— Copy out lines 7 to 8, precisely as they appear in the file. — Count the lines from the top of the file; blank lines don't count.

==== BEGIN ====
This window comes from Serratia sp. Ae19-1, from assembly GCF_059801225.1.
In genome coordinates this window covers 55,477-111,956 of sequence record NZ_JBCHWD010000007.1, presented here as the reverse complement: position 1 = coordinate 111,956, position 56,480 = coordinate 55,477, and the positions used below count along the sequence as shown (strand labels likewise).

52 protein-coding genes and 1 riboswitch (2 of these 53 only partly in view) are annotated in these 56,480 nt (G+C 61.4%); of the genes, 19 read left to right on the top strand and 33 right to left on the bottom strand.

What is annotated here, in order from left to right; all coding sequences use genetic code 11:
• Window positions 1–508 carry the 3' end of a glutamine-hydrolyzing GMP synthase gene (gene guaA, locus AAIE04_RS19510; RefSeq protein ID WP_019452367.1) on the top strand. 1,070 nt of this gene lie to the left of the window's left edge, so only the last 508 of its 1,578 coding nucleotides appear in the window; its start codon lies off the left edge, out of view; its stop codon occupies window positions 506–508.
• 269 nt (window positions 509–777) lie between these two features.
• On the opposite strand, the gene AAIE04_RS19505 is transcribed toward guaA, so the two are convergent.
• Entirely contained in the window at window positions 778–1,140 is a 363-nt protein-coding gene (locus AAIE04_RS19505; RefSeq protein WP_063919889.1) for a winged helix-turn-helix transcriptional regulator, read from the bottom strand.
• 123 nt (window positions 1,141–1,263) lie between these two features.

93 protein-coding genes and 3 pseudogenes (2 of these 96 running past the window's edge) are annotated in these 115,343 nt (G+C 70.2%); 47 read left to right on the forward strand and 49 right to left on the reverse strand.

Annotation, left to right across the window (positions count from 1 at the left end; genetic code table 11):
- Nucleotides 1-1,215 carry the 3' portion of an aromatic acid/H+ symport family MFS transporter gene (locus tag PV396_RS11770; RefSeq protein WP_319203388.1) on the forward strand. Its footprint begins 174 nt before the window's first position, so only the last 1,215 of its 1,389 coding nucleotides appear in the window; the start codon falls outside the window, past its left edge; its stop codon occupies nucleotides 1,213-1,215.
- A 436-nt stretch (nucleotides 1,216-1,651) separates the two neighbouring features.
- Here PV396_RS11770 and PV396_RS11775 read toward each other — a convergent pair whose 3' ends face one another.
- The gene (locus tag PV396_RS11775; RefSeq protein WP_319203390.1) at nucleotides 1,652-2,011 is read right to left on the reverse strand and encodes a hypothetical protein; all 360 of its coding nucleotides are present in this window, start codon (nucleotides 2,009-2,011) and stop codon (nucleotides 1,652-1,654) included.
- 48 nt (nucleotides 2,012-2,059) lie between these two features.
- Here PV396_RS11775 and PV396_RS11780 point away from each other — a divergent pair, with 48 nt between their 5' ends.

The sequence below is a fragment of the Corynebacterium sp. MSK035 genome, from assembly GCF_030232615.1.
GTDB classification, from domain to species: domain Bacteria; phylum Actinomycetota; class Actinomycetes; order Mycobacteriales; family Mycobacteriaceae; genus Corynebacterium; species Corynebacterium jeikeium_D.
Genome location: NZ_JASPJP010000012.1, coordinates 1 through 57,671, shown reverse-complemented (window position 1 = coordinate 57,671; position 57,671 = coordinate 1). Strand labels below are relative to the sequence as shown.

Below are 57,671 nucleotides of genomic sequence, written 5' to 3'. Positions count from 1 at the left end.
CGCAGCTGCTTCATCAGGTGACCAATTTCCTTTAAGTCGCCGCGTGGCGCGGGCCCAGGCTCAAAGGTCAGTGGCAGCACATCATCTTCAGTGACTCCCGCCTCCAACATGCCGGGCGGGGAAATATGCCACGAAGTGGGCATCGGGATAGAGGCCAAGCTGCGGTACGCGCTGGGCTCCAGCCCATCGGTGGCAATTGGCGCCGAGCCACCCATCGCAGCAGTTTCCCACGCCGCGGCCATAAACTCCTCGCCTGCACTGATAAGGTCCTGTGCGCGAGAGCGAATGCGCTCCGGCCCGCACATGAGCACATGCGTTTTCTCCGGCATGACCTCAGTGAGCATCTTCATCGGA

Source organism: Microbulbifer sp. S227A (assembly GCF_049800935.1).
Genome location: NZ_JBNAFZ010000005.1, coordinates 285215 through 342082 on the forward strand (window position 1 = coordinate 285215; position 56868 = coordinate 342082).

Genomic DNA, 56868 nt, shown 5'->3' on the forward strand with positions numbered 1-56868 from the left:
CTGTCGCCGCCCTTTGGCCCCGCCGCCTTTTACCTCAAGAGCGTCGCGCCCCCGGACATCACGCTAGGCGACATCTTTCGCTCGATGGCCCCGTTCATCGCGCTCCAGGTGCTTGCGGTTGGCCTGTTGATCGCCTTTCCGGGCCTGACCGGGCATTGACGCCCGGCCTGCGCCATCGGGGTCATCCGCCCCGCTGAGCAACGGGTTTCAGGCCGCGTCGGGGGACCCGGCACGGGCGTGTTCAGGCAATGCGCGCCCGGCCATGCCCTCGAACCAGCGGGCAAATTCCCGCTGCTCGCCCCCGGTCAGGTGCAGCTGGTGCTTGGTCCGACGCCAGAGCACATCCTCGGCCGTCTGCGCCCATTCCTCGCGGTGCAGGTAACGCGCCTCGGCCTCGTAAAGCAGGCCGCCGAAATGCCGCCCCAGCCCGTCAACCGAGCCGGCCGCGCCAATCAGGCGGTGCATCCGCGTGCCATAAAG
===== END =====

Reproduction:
• On the opposite strand, the gene AAIE04_RS19505 is transcribed toward guaA, so the two are convergent.
• Entirely contained in the window at window positions 778–1,140 is a 363-nt protein-coding gene (locus AAIE04_RS19505; RefSeq protein WP_063919889.1) for a winged helix-turn-helix transcriptional regulator, read from the bottom strand.